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Titolo:
First isolation of La Crosse virus from naturally infected Aedes albopictus
Autore:
Gerhardt, RR; Gottfried, KL; Apperson, CS; Davis, BS; Erwin, PC; Smith, AB; Panella, NA; Powell, EE; Nasci, RS;
Indirizzi:
Ctr Dis Control & Prevent, Ft Collins, CO 80522 USA Ctr Dis Control & Prevent Ft Collins CO USA 80522 t Collins, CO 80522 USA Univ Tennessee, Knoxville, TN USA Univ Tennessee Knoxville TN USAUniv Tennessee, Knoxville, TN USA N Carolina State Univ, Raleigh, NC 27695 USA N Carolina State Univ Raleigh NC USA 27695 te Univ, Raleigh, NC 27695 USA State Tennessee Dept Hlth, Knoxville, TN USA State Tennessee Dept Hlth Knoxville TN USA Dept Hlth, Knoxville, TN USA
Titolo Testata:
EMERGING INFECTIOUS DISEASES
fascicolo: 5, volume: 7, anno: 2001,
pagine: 807 - 811
SICI:
1080-6040(200109/10)7:5<807:FIOLCV>2.0.ZU;2-2
Fonte:
ISI
Lingua:
ENG
Soggetto:
WESTERN NORTH-CAROLINA; UNITED-STATES; ENDEMIC AREA; TENNESSEE; CULICIDAE; MOSQUITOS; DIPTERA; ENCEPHALITIS; TRISERIATUS; ABUNDANCE;
Tipo documento:
Article
Natura:
Periodico
Settore Disciplinare:
Clinical Medicine
Citazioni:
21
Recensione:
Indirizzi per estratti:
Indirizzo: Gottfried, KL Ctr Dis Control & Prevent, POB 2087, Ft Collins, CO 80522 USA Ctr Dis Control & Prevent POB 2087 Ft Collins CO USA 80522 A
Citazione:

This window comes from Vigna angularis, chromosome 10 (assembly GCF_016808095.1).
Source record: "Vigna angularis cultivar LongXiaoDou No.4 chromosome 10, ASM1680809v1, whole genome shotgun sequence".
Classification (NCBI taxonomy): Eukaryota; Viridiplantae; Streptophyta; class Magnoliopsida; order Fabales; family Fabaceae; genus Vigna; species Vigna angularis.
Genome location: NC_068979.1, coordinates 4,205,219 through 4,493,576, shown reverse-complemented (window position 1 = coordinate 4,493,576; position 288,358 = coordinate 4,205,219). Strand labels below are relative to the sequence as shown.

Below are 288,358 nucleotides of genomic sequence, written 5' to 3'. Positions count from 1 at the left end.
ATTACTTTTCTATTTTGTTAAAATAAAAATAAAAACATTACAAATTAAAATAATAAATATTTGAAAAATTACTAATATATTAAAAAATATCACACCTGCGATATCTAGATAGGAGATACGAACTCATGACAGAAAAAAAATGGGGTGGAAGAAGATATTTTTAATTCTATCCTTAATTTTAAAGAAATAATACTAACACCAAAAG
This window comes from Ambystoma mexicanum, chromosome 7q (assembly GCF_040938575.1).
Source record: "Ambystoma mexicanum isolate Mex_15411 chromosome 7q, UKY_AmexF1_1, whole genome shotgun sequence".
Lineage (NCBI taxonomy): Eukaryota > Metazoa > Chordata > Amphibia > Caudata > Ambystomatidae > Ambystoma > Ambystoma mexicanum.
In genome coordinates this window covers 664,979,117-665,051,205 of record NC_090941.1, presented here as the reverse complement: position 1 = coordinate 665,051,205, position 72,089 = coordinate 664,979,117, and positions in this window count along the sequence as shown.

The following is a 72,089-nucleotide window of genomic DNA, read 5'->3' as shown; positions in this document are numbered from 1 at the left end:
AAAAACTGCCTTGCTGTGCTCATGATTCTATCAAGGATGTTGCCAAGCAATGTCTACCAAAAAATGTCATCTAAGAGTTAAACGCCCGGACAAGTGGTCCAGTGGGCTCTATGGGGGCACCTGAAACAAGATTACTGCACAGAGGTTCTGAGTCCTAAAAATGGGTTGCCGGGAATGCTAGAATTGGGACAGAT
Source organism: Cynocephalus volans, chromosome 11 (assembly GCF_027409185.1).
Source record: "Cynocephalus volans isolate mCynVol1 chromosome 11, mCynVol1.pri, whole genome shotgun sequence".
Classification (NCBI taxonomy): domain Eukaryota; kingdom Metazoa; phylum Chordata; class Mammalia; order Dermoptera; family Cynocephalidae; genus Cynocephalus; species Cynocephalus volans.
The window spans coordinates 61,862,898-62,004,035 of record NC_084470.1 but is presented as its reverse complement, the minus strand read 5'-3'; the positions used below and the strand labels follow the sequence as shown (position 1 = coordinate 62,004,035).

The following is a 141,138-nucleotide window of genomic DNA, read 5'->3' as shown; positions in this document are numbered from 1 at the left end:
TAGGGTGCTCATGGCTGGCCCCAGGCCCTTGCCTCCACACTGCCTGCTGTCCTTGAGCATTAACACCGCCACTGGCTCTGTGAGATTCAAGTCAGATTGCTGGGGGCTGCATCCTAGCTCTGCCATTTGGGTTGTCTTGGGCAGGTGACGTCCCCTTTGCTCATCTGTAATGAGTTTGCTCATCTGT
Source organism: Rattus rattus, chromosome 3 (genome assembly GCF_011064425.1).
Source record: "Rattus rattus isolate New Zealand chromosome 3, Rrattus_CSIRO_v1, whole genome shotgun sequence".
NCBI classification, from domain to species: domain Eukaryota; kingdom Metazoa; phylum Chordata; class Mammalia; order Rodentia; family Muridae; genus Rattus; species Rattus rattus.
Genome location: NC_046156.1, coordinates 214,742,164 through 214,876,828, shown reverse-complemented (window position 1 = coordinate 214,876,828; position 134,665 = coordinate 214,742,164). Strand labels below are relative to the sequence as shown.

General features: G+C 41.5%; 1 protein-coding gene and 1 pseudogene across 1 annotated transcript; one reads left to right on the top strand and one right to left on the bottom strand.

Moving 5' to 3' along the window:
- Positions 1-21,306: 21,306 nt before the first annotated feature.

R.R. Gerhardt et al., "First isolation of La Crosse virus from naturally infected Aedes albopictus", EM INFECT D, 7(5), 2001, pp. 807-811

Abstract

Le Crosse virus (LAC), a California serogroup bunyavirus, is the leading cause of pediatric arboviral encephalitis in the United States and an emerging disease in Tennessee, West Virginia, and North Carolina. Human cases of LAC encephalitis in Tennessee and North Carolina have increased above endemic levels during 1997 to 1999 and may represent an expansion of a new southeastern endemic focus. This report describes the isolation of LAC virus from the exotic mosquito Aedes albopictus. The discovery of LAC virus in wild populations of Ae. albopictus, coupled with its expanding distribution in the southeastern United States, suggests that this mosquito may become an important accessory vector, potentially increasing the number of human cases in endemic foci or expanding the range of the disease.

ASDD Area Sistemi Dipartimentali e Documentali, Università di Bologna, Catalogo delle riviste ed altri periodici
Documento generato il 08/07/20 alle ore 05:32:54